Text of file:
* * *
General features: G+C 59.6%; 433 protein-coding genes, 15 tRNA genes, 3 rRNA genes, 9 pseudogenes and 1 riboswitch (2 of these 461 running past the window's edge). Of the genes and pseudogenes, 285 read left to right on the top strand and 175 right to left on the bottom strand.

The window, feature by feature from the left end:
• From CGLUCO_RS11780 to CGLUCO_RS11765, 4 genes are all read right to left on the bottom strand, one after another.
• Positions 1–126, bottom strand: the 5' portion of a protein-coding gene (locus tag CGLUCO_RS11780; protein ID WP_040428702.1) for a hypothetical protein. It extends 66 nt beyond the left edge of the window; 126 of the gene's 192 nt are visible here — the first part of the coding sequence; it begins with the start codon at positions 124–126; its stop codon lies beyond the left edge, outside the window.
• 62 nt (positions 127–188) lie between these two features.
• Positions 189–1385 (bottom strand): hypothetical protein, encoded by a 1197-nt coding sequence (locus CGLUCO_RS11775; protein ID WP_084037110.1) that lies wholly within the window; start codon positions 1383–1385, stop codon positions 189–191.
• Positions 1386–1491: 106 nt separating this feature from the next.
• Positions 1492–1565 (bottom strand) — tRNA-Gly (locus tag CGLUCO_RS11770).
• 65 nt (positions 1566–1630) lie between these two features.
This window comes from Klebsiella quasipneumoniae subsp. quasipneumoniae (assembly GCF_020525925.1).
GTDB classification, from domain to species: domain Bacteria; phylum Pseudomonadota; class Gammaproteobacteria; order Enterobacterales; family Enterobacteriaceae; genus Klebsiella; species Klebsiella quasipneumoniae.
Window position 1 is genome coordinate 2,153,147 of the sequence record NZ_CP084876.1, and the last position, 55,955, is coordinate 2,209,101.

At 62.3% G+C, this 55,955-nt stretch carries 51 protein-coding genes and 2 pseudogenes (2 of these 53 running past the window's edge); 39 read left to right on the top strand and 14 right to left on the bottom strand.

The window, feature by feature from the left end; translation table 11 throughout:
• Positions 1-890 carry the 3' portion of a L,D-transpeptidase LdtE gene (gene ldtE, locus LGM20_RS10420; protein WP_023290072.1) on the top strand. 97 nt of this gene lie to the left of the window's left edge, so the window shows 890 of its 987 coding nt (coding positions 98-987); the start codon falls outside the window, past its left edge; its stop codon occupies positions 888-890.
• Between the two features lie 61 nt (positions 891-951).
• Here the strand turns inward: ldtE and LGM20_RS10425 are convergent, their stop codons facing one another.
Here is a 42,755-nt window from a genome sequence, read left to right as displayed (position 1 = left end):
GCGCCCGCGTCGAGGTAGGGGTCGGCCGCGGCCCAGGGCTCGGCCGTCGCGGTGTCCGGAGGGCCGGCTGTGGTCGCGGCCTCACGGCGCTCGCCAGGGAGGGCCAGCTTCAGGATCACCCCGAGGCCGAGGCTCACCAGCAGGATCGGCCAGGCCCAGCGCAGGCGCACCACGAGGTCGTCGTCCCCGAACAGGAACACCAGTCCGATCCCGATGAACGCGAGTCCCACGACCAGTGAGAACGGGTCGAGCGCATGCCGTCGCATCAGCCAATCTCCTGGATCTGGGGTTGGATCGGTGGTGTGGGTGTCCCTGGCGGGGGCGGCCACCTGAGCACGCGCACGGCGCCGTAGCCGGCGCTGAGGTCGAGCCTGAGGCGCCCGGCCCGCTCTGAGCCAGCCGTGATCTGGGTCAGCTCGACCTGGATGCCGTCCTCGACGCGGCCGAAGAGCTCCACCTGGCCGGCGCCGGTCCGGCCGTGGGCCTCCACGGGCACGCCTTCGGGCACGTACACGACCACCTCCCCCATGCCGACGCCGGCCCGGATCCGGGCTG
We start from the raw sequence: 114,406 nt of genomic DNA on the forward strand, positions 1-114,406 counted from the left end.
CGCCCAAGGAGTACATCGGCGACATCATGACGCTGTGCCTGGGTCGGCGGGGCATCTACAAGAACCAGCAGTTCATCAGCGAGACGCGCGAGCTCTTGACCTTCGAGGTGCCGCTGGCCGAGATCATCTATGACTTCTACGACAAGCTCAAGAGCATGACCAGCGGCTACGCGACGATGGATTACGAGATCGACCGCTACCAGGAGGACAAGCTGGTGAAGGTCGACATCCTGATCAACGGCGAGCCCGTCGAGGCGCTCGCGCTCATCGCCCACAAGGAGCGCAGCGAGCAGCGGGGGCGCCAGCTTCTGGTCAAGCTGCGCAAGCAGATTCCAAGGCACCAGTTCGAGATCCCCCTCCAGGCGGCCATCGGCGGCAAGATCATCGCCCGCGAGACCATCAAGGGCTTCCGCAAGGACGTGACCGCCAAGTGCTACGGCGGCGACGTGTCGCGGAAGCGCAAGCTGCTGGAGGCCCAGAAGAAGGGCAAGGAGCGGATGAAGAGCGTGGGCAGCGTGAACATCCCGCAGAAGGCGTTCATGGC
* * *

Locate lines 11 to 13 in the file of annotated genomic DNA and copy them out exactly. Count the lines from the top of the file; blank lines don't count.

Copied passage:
GTDB classification, from domain to species: domain Bacteria; phylum Pseudomonadota; class Gammaproteobacteria; order Enterobacterales; family Enterobacteriaceae; genus Klebsiella; species Klebsiella quasipneumoniae.
Window position 1 is genome coordinate 2,153,147 of the sequence record NZ_CP084876.1, and the last position, 55,955, is coordinate 2,209,101.

At 62.3% G+C, this 55,955-nt stretch carries 51 protein-coding genes and 2 pseudogenes (2 of these 53 running past the window's edge); 39 read left to right on the top strand and 14 right to left on the bottom strand.